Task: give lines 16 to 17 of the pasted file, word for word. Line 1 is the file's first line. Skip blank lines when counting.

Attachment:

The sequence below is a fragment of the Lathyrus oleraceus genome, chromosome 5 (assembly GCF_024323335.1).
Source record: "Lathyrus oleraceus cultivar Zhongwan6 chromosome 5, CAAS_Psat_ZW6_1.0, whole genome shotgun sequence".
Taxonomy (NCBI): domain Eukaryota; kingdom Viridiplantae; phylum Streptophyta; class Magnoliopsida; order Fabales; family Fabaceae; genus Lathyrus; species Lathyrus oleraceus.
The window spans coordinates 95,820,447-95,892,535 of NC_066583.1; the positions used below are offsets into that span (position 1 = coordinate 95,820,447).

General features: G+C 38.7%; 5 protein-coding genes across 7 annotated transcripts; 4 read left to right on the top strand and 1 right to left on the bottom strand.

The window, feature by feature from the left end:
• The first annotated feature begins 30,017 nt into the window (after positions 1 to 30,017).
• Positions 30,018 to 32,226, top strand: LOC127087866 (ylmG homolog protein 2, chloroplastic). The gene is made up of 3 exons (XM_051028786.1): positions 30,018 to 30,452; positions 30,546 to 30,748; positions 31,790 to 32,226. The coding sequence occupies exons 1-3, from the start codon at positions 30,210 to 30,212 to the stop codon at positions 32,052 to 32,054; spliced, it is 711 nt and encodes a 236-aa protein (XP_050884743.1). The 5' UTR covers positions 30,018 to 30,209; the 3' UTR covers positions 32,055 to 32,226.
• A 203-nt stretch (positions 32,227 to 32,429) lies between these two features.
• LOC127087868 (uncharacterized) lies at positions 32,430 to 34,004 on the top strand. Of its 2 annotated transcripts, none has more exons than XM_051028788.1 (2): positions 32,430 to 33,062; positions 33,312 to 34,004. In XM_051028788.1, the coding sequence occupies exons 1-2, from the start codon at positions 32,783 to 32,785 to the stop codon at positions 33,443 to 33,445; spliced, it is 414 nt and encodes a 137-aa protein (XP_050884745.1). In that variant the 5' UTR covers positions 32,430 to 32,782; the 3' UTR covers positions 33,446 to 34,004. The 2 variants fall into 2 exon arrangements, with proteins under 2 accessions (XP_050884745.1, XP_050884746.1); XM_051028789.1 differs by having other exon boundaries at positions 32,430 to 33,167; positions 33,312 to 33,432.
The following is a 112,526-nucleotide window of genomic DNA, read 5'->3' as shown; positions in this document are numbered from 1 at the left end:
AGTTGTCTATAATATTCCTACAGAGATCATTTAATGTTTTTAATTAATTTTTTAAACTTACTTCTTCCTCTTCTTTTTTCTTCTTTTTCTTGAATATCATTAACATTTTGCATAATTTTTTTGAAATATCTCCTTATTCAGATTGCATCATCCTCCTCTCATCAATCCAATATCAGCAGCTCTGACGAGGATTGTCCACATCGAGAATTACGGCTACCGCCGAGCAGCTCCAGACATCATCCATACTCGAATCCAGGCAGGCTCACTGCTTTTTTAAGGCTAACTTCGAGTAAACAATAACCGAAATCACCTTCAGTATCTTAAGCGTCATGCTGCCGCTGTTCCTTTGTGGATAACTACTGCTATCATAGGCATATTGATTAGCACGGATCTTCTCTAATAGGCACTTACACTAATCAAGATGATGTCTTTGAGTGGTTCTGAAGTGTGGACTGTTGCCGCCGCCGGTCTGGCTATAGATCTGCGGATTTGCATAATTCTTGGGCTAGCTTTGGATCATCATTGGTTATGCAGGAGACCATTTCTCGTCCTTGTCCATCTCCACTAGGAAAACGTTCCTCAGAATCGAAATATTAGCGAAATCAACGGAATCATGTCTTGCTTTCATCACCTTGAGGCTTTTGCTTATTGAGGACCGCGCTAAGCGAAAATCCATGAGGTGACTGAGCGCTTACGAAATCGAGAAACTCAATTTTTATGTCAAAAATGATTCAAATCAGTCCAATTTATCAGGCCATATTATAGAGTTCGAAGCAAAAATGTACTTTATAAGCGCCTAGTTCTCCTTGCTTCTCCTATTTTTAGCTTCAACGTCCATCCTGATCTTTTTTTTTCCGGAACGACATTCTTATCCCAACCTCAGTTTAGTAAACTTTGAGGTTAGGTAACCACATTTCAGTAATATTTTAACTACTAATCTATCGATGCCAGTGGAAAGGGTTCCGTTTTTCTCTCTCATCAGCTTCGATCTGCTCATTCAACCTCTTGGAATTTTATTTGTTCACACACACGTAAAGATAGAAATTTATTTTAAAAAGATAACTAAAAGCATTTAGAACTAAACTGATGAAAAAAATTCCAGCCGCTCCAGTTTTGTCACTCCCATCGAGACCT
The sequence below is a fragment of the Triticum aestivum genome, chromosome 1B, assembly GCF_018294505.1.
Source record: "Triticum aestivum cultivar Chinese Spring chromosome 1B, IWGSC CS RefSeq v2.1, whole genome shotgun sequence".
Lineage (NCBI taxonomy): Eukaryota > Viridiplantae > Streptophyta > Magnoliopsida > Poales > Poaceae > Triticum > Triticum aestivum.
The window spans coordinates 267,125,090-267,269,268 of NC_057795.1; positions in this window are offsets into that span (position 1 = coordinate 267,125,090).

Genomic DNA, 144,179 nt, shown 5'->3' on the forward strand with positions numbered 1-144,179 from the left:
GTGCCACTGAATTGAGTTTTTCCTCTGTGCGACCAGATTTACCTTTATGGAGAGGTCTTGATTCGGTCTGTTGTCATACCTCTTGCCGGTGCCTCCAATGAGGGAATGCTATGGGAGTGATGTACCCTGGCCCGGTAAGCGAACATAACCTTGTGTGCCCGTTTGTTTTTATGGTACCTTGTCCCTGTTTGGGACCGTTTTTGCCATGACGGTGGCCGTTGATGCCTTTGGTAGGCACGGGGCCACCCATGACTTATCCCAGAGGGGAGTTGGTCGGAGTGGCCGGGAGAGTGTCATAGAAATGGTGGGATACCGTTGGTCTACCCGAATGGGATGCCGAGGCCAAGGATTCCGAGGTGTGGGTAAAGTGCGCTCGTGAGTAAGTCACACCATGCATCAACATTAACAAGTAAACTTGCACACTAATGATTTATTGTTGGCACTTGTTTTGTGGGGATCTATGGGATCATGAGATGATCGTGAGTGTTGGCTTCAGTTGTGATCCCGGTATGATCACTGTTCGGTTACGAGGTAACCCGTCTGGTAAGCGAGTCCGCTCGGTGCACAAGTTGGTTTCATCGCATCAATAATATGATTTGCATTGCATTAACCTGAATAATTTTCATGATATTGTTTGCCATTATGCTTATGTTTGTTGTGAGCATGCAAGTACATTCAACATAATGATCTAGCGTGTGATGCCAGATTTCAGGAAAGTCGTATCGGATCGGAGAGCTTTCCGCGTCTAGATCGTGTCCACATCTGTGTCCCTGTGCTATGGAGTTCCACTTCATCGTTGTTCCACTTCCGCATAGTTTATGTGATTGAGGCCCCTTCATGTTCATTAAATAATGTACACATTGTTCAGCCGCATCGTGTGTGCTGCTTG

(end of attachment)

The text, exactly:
The window spans coordinates 267,125,090-267,269,268 of NC_057795.1; positions in this window are offsets into that span (position 1 = coordinate 267,125,090).

Genomic DNA, 144,179 nt, shown 5'->3' on the forward strand with positions numbered 1-144,179 from the left: